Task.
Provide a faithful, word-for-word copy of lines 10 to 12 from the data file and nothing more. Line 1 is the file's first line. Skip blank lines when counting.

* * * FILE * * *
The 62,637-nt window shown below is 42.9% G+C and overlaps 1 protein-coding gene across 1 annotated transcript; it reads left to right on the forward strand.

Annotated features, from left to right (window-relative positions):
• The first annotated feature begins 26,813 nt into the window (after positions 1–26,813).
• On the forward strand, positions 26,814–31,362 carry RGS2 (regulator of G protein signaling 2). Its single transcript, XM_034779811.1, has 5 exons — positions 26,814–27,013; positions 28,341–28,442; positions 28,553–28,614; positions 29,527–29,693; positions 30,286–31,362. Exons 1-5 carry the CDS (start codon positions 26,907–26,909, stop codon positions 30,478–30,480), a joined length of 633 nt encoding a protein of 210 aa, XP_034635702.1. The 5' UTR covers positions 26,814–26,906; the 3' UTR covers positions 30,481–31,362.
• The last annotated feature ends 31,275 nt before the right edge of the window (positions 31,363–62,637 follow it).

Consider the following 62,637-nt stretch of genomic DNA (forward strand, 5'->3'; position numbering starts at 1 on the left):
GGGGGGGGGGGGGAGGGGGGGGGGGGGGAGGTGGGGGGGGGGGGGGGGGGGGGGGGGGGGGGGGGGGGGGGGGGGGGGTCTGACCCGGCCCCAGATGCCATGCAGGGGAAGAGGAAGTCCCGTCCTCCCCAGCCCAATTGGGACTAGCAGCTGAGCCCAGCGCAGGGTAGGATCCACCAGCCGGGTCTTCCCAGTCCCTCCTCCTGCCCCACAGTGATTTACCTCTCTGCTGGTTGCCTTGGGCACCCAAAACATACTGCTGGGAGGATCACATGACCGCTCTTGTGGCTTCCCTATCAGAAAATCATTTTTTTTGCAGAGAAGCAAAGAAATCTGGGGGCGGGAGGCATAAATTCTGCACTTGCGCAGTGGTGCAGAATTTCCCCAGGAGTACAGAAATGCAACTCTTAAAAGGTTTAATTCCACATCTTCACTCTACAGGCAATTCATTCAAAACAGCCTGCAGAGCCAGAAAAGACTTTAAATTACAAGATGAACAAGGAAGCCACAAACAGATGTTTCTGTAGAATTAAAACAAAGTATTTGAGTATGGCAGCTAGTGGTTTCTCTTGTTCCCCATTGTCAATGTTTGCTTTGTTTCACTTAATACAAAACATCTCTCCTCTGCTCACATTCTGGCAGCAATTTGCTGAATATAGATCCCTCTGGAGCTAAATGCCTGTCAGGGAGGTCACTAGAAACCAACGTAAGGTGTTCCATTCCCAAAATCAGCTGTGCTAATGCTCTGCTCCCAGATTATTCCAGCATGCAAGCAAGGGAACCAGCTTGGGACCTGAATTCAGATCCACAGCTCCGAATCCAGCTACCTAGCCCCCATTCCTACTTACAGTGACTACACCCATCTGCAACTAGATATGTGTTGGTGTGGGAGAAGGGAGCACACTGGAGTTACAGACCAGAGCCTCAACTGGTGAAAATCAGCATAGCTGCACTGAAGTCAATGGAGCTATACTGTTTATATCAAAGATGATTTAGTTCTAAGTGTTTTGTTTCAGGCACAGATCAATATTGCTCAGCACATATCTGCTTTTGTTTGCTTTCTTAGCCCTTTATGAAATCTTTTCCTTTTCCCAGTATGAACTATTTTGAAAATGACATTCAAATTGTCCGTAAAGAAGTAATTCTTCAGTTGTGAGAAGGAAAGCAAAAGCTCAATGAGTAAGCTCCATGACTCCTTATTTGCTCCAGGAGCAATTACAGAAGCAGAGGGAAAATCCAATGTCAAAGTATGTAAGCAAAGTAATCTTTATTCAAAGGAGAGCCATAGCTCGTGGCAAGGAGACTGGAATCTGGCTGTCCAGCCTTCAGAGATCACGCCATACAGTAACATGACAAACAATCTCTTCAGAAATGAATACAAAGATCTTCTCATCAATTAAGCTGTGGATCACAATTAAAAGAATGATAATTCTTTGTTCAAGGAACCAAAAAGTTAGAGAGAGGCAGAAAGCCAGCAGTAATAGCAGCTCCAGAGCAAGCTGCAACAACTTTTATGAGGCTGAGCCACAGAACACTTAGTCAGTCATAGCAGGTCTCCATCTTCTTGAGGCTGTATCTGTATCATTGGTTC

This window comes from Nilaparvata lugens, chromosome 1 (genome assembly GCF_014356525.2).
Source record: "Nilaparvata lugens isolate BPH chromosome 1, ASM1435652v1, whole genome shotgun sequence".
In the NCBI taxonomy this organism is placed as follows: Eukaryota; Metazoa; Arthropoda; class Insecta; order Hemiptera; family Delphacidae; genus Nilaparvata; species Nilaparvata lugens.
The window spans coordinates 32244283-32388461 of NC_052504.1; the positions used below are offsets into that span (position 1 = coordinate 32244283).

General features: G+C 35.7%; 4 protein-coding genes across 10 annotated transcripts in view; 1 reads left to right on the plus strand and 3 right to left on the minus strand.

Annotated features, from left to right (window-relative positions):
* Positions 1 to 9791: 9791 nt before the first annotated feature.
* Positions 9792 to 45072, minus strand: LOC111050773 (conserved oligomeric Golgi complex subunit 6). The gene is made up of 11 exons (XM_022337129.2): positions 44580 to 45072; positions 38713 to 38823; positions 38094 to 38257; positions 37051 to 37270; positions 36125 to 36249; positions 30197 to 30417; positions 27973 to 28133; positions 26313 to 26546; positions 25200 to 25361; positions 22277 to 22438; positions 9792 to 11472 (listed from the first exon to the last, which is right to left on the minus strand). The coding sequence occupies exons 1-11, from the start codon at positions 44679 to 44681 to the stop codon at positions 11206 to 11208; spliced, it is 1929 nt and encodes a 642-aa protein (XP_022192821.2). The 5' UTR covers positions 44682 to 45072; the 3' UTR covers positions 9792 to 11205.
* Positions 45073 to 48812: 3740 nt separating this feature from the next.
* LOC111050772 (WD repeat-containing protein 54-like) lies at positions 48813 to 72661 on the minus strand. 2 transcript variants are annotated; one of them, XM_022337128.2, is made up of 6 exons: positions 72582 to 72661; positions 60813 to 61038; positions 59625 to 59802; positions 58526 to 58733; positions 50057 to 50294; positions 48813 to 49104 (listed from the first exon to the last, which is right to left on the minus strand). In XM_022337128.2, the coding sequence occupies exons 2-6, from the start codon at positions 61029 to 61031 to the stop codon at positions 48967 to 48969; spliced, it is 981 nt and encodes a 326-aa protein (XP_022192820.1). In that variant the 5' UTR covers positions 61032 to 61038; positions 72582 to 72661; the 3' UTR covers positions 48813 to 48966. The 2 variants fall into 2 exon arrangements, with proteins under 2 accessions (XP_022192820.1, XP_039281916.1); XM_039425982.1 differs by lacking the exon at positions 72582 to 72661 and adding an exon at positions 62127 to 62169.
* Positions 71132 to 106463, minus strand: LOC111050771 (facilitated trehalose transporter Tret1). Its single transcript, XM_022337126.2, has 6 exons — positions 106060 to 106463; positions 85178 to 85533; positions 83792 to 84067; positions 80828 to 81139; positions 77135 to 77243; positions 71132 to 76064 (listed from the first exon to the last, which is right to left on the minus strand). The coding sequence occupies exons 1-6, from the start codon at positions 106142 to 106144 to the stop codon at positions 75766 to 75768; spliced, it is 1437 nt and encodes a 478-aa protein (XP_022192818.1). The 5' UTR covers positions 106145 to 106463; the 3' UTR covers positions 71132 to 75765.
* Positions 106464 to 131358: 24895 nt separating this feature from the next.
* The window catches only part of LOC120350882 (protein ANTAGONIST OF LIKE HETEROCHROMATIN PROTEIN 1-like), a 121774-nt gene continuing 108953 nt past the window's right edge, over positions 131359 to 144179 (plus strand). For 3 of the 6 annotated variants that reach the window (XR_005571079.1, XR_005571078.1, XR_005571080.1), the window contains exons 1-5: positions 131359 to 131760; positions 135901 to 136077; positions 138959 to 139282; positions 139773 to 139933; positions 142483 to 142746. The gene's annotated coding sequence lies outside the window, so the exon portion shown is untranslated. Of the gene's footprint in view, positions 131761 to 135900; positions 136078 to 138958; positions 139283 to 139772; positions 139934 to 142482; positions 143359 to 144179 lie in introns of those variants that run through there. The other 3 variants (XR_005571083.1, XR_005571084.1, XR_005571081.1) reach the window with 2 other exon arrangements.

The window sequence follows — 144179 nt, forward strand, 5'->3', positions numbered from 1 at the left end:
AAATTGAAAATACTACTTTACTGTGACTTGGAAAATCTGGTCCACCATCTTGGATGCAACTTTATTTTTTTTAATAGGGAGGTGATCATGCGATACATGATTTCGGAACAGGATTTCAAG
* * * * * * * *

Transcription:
In the NCBI taxonomy this organism is placed as follows: Eukaryota; Metazoa; Arthropoda; class Insecta; order Hemiptera; family Delphacidae; genus Nilaparvata; species Nilaparvata lugens.
The window spans coordinates 32244283-32388461 of NC_052504.1; the positions used below are offsets into that span (position 1 = coordinate 32244283).

General features: G+C 35.7%; 4 protein-coding genes across 10 annotated transcripts in view; 1 reads left to right on the plus strand and 3 right to left on the minus strand.